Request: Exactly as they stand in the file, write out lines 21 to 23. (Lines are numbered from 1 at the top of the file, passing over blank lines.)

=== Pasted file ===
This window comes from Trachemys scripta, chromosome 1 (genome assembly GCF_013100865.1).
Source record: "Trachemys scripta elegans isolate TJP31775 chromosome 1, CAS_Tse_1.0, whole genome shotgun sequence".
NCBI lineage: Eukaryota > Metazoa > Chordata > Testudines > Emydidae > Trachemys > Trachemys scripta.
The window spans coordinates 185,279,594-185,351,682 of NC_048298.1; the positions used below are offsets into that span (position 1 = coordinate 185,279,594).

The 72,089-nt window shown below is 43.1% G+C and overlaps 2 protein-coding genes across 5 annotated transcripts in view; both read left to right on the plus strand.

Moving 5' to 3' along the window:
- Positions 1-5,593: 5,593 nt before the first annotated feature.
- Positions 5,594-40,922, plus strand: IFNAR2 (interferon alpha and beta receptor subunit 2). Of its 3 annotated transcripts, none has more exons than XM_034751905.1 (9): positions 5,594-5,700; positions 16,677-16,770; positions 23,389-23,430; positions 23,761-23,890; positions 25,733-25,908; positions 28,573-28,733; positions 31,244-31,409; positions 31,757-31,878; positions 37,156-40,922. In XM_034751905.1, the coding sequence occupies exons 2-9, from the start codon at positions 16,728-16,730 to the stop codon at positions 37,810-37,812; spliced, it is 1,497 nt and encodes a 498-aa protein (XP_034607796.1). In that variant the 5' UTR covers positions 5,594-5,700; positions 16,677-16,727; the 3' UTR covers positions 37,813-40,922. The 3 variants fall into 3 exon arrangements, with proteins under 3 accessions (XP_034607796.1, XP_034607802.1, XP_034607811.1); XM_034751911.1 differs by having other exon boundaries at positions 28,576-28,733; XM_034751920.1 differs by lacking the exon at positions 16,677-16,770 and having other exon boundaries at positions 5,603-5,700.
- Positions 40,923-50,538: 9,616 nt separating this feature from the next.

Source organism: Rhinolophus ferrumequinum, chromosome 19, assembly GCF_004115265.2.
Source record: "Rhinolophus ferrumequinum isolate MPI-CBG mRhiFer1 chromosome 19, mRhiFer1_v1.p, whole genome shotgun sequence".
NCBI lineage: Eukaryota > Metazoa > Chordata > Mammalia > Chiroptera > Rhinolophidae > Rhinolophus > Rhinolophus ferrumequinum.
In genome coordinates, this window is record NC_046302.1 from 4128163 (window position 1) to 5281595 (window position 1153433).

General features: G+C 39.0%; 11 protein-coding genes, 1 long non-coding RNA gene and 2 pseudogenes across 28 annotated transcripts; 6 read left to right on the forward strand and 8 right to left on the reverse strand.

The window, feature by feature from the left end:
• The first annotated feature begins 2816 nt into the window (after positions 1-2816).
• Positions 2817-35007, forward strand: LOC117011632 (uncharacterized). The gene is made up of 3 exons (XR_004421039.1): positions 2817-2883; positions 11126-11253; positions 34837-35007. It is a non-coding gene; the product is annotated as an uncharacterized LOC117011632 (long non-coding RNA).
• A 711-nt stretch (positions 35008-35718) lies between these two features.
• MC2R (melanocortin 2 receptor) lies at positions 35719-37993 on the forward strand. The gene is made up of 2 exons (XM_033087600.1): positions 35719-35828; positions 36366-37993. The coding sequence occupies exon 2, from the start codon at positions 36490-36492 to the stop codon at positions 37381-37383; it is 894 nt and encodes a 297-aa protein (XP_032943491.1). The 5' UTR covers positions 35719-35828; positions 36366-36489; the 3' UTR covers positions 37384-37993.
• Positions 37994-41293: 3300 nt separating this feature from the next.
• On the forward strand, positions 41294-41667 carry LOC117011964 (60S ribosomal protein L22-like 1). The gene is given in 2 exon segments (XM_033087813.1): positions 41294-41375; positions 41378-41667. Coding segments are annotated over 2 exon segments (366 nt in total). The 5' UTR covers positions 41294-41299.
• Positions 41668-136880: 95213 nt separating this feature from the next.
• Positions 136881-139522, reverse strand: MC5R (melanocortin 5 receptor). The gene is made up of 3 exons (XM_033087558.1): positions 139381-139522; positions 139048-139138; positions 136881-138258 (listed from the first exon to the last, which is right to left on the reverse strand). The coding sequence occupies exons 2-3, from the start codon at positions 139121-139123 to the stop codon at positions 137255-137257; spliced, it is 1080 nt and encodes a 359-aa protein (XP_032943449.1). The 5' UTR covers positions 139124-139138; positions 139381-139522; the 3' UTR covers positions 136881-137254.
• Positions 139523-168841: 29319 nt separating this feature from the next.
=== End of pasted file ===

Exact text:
• On the forward strand, positions 41294-41667 carry LOC117011964 (60S ribosomal protein L22-like 1). The gene is given in 2 exon segments (XM_033087813.1): positions 41294-41375; positions 41378-41667. Coding segments are annotated over 2 exon segments (366 nt in total). The 5' UTR covers positions 41294-41299.
• Positions 41668-136880: 95213 nt separating this feature from the next.
• Positions 136881-139522, reverse strand: MC5R (melanocortin 5 receptor). The gene is made up of 3 exons (XM_033087558.1): positions 139381-139522; positions 139048-139138; positions 136881-138258 (listed from the first exon to the last, which is right to left on the reverse strand). The coding sequence occupies exons 2-3, from the start codon at positions 139121-139123 to the stop codon at positions 137255-137257; spliced, it is 1080 nt and encodes a 359-aa protein (XP_032943449.1). The 5' UTR covers positions 139124-139138; positions 139381-139522; the 3' UTR covers positions 136881-137254.